Keystone XL Pipeline

On his first day in office, Joe Biden revoked the permit for the Keystone XL pipeline. The biggest concern about this decision is the tremendous loss of jobs. This has hit the mainstream media and some sources have blown it out of proportion. So what are the real effects of this decision?

The Keystone XL Pipeline was first proposed in 2008. If fully built it would be 1200 miles long, and deliver up to 800,000 barrels of oil daily. It would have been built through Alberta, Canada, to the American Gulf Coast. 300 miles of the pipeline are fully built and functional, and have been used since 2010. The extension of the pipeline is what has everyone’s attention.

The Keystone pipeline would be delivering tar sands oil which is more acidic and corrosive than conventional oil. Tar sands oil heavily increases the chances of a leak, and is much harder to clean. This type of oil also produces 17 percent more carbon dioxide than any other crude. This would cause major climate change problems with estimates of releasing an extra 1.37 billion tons of greenhouse gases into the atmosphere. The main concern is deciding which is more important: American jobs or the environment.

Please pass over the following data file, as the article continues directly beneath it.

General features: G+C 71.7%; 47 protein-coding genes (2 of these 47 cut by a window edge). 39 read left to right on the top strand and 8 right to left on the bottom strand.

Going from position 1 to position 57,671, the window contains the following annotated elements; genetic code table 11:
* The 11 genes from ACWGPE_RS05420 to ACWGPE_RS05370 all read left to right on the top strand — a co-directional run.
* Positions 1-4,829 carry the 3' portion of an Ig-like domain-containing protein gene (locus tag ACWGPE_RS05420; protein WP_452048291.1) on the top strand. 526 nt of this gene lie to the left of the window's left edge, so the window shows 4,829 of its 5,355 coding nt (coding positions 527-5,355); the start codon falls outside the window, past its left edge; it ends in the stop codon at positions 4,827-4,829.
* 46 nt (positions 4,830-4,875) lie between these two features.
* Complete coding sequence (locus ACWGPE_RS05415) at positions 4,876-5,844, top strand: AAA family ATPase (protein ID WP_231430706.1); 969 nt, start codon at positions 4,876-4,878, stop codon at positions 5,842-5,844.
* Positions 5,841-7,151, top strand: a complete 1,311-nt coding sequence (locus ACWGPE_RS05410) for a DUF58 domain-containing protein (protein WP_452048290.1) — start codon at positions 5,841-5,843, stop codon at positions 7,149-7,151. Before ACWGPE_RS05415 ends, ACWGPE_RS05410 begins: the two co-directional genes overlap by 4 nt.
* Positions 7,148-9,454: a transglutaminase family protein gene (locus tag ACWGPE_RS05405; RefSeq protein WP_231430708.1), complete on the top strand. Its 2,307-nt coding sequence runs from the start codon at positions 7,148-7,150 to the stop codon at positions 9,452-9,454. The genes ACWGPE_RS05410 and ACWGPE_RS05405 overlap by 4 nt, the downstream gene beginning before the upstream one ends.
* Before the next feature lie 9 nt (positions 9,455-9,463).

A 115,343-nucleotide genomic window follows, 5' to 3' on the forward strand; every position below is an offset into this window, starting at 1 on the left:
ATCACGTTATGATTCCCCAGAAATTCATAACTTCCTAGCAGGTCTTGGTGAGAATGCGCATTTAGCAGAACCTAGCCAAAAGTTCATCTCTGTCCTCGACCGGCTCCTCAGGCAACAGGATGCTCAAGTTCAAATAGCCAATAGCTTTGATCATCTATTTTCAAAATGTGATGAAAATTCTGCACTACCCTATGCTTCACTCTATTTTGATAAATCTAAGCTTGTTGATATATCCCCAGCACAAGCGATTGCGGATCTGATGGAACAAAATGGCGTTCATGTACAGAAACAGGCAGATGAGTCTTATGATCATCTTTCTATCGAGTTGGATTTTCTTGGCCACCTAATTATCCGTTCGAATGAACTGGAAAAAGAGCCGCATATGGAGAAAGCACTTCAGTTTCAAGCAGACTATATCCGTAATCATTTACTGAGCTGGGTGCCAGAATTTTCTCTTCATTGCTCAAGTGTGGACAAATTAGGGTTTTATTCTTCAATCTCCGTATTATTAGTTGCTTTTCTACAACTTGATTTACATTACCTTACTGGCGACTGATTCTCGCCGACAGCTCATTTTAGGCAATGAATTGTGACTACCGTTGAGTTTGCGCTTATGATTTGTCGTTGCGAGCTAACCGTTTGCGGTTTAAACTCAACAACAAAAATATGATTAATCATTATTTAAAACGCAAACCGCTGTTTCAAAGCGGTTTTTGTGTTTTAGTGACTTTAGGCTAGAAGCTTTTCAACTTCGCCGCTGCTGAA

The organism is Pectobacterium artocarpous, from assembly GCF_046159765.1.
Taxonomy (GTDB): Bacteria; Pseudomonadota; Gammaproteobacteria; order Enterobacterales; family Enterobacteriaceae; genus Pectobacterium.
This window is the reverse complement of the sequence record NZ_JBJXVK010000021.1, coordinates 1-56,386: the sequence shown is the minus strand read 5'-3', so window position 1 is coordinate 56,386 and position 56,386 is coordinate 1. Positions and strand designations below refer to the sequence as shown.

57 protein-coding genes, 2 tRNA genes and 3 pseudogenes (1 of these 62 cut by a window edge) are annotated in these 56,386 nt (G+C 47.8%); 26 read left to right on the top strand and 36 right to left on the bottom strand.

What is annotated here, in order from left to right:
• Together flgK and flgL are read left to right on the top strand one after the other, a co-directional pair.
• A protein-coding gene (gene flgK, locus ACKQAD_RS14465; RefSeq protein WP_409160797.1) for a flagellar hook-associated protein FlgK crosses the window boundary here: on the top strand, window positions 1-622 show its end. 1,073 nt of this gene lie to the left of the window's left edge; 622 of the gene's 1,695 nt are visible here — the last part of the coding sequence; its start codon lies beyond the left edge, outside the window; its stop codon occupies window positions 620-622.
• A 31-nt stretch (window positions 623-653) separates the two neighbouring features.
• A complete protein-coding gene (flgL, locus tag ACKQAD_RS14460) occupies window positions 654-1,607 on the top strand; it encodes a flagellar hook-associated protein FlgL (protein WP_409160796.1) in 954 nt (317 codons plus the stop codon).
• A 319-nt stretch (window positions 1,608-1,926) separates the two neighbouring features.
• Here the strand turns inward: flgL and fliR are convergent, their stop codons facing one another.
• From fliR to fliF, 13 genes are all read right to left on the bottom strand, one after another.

The exact amount of lost jobs is unknown. Some sources estimate 1000 lost jobs, while others claim 11,000. The high number of 11,000 is how many job openings were available for the pipeline, but only around 1000 of those jobs were filled. Some are considering the unfilled positions a job loss because of the opportunity an unemployed worker could have had.